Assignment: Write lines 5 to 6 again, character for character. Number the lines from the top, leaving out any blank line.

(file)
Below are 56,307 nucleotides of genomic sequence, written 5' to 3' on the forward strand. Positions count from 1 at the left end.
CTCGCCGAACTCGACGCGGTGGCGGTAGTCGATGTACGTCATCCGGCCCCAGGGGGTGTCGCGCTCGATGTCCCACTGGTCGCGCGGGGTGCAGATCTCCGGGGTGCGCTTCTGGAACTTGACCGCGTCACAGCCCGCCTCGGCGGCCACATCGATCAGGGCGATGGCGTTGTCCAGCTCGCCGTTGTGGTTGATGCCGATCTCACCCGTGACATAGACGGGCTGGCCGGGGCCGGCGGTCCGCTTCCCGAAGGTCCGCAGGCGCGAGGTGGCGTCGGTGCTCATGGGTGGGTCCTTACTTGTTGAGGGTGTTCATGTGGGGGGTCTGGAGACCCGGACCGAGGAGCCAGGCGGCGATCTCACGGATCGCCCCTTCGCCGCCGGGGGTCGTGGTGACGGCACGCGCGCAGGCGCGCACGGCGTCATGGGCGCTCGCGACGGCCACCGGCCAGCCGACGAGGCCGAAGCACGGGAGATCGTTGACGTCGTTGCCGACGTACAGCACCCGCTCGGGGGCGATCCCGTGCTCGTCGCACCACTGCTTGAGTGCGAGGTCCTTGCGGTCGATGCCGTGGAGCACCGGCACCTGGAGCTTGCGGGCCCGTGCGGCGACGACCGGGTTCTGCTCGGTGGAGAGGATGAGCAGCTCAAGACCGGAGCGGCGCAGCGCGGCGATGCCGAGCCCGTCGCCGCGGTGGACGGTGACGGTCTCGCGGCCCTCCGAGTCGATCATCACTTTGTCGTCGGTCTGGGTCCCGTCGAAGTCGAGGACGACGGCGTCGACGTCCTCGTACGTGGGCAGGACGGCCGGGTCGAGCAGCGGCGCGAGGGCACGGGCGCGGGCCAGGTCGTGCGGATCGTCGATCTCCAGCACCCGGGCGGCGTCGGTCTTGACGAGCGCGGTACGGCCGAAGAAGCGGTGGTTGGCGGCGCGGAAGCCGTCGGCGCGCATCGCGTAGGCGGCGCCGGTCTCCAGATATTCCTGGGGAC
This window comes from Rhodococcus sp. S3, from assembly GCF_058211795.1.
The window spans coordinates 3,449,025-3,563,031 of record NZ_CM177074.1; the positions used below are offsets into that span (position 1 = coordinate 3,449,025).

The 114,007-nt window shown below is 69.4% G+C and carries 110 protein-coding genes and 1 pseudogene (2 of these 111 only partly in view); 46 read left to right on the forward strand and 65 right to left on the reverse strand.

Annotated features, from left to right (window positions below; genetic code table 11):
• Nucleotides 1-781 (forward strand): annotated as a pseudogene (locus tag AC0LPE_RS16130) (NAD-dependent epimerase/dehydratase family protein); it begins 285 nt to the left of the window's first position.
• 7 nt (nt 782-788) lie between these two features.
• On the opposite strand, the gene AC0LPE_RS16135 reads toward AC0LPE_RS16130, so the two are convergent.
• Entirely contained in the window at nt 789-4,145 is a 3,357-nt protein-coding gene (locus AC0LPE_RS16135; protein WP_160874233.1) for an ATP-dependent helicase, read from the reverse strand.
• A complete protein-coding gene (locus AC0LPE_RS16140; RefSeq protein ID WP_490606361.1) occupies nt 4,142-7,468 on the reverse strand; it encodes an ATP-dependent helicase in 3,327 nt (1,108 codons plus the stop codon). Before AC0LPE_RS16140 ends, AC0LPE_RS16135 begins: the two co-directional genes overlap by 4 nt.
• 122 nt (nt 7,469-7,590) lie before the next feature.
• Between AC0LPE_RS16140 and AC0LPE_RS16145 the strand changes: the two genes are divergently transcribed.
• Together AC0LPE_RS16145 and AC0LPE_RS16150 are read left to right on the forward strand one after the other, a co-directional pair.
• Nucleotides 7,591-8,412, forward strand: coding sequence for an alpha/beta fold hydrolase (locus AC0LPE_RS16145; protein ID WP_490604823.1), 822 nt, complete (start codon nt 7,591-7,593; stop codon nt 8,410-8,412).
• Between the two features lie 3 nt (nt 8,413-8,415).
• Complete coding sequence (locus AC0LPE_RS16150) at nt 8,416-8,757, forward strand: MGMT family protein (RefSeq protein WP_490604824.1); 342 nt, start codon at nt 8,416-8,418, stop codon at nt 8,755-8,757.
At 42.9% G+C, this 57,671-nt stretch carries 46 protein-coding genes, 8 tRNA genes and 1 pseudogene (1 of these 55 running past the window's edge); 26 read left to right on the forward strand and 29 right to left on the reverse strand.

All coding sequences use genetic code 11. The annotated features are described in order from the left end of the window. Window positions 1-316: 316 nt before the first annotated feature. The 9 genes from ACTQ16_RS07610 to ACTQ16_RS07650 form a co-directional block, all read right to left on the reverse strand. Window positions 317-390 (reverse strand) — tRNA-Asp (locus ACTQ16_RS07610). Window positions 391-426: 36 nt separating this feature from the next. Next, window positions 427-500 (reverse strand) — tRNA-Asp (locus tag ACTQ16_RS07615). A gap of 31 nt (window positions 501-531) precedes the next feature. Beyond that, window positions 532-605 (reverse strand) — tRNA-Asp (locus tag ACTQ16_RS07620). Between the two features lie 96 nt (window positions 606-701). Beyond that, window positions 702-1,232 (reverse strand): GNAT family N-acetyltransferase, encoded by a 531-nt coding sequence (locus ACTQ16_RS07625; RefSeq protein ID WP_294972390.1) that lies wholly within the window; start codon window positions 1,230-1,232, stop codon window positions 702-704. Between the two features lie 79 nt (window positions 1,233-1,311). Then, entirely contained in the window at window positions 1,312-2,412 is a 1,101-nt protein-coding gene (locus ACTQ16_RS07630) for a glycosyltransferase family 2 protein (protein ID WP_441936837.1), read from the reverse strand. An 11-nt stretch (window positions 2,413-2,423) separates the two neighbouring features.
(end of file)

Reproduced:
The 114,007-nt window shown below is 69.4% G+C and carries 110 protein-coding genes and 1 pseudogene (2 of these 111 only partly in view); 46 read left to right on the forward strand and 65 right to left on the reverse strand.

Annotated features, from left to right (window positions below; genetic code table 11):